The owners of the Portland Co. complex on Fore Street announced Thursday that the Narrow Gauge Railroad Museum will remain on Portland’s eastern waterfront through 2017.

The railroad, which operates the popular Polar Express ride along a 1.5-mile track on the eastern waterfront each Christmas and offers regular excursion rides in the summer, is planning to move its operations to Gray to make way for redevelopment of the 10-acre waterfront parcel.

Donnell Carroll, executive director of the narrow gauge museum, said in a written statement he was happy the two groups reached a lease agreement that would maintain operations in Portland until a new facility is built roughly 25 miles away in Gray.

“We are very happy to have reached a lease agreement with CPB2 extending our time on the waterfront through 2016 and into early 2017,” Carroll said. “The lease provides us with a certainty for our future.”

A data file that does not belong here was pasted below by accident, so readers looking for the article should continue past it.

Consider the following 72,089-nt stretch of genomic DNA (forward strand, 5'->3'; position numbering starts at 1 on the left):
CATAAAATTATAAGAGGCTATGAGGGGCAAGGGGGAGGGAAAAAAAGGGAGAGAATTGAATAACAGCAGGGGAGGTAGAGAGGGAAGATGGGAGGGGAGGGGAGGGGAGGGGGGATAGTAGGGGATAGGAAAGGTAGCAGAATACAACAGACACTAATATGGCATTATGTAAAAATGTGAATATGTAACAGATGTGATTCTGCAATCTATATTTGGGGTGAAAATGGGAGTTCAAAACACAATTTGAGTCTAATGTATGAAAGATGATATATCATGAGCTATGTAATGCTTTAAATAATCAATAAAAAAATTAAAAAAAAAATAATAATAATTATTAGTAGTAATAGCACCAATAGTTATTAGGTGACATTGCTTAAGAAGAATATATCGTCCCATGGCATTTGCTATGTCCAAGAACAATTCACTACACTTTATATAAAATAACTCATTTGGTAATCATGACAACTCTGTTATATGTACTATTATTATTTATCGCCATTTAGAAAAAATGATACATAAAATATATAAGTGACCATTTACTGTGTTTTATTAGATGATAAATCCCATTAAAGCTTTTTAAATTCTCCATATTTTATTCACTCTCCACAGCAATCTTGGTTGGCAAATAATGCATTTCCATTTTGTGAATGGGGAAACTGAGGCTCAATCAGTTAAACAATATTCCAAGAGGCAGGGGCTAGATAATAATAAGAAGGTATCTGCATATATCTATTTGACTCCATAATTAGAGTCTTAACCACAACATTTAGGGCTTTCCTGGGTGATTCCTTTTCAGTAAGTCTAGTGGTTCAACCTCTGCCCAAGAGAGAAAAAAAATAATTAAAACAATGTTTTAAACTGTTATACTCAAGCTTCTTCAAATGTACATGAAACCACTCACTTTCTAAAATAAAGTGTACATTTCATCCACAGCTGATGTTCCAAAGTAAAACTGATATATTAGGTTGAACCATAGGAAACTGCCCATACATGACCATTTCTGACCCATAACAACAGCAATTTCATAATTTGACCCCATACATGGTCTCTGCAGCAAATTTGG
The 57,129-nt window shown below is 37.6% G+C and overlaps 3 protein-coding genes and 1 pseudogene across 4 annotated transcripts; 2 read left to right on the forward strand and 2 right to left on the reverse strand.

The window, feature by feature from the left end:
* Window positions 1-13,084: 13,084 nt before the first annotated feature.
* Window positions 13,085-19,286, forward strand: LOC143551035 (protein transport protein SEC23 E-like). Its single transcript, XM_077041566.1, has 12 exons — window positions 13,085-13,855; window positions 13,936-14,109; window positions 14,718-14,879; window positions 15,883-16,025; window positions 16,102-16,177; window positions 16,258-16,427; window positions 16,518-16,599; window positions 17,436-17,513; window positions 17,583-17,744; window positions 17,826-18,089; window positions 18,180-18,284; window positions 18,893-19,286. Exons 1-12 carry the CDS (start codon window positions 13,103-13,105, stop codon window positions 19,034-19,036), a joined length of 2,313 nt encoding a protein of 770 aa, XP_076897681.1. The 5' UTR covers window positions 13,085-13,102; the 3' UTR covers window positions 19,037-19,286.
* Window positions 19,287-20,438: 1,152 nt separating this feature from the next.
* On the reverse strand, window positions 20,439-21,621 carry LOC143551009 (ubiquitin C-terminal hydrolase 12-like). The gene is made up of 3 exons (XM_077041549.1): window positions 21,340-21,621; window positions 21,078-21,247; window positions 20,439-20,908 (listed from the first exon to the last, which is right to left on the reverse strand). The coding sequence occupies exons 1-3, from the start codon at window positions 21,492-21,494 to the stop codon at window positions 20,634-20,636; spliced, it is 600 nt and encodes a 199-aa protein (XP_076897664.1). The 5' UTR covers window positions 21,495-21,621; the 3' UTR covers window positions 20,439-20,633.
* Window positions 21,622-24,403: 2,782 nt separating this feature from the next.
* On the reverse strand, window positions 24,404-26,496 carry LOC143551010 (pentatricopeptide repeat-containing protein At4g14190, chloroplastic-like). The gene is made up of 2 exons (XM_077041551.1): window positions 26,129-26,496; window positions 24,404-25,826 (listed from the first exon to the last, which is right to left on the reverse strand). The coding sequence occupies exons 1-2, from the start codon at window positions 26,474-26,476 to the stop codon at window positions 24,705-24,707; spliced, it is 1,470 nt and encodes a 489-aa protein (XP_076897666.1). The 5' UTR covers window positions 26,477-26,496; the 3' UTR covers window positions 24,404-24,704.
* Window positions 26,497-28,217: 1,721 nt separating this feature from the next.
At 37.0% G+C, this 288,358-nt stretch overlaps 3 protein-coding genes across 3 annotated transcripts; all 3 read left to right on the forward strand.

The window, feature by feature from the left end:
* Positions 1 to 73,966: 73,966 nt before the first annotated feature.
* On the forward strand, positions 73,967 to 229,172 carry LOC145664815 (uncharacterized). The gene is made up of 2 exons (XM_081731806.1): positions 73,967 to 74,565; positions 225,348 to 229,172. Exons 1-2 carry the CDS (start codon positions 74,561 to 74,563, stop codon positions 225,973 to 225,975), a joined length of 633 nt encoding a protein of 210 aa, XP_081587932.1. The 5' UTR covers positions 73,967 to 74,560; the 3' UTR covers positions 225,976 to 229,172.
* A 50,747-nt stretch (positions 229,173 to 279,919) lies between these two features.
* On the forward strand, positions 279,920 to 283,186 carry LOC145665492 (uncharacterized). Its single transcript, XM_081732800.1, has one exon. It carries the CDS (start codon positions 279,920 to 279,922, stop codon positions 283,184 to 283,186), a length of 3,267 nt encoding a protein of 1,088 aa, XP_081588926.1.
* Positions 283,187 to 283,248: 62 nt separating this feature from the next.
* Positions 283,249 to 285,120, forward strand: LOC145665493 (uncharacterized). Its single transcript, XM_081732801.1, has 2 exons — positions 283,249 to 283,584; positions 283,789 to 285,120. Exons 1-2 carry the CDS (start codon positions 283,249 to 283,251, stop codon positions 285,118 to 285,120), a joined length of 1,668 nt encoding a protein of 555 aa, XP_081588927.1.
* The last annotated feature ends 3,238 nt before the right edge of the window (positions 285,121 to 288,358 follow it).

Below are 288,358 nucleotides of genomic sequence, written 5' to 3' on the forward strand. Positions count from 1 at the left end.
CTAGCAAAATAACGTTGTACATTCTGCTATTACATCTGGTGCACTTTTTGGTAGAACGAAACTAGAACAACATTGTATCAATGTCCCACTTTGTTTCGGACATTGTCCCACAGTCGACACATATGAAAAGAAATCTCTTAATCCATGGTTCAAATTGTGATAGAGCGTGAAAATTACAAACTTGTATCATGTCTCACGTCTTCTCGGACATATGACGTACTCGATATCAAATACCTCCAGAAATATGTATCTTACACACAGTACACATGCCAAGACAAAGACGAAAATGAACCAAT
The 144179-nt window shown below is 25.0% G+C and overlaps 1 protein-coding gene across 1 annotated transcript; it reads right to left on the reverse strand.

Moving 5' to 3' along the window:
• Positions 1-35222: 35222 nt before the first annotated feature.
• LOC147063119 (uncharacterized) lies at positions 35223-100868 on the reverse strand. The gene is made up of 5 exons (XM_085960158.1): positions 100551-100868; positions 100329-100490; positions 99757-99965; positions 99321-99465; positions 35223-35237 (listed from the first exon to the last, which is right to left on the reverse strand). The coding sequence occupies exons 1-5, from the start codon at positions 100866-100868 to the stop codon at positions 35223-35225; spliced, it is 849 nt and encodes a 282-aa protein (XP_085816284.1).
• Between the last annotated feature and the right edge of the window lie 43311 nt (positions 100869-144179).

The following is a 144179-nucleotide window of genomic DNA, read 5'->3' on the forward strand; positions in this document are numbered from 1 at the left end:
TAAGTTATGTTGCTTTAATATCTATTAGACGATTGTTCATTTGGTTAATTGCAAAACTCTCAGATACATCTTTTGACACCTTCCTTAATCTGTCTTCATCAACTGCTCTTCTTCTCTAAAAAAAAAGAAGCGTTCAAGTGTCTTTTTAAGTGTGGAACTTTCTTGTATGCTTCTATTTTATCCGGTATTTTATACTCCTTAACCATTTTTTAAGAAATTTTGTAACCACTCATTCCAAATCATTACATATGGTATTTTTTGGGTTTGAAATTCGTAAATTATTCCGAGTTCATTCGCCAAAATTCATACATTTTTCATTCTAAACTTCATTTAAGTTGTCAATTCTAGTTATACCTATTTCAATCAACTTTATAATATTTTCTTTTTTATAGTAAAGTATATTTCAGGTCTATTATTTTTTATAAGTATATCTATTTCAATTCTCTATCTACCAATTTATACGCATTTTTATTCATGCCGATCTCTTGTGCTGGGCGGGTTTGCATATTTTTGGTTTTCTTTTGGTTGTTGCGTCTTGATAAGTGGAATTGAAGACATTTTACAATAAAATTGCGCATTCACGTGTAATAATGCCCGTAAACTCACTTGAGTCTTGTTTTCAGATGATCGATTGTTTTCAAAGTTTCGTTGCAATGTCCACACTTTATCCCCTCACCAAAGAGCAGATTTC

The owners of the Portland Co. property, which is now being called 58 Fore, have an application for a zoning change pending before the Planning Board, which is charged with making a recommendation to the City Council.

The zoning request, which would allow for taller buildings and residential uses, is facing opposition from neighbors and others concerned about the impact on water views and retention of historical buildings.

James Brady, manager of the CPB2 LLC development company, said in a written statement that he was pleased to “keep the wonderful holiday tradition of the Polar Express in Portland.”

“More importantly, this will help make the Maine Narrow Gauge Railroad Company’s transition to its proposed facility in Gray more seamless, while at the same time, we move forward with plans to redevelop our property into a dynamic, integral part of the Portland waterfront,” Brady said.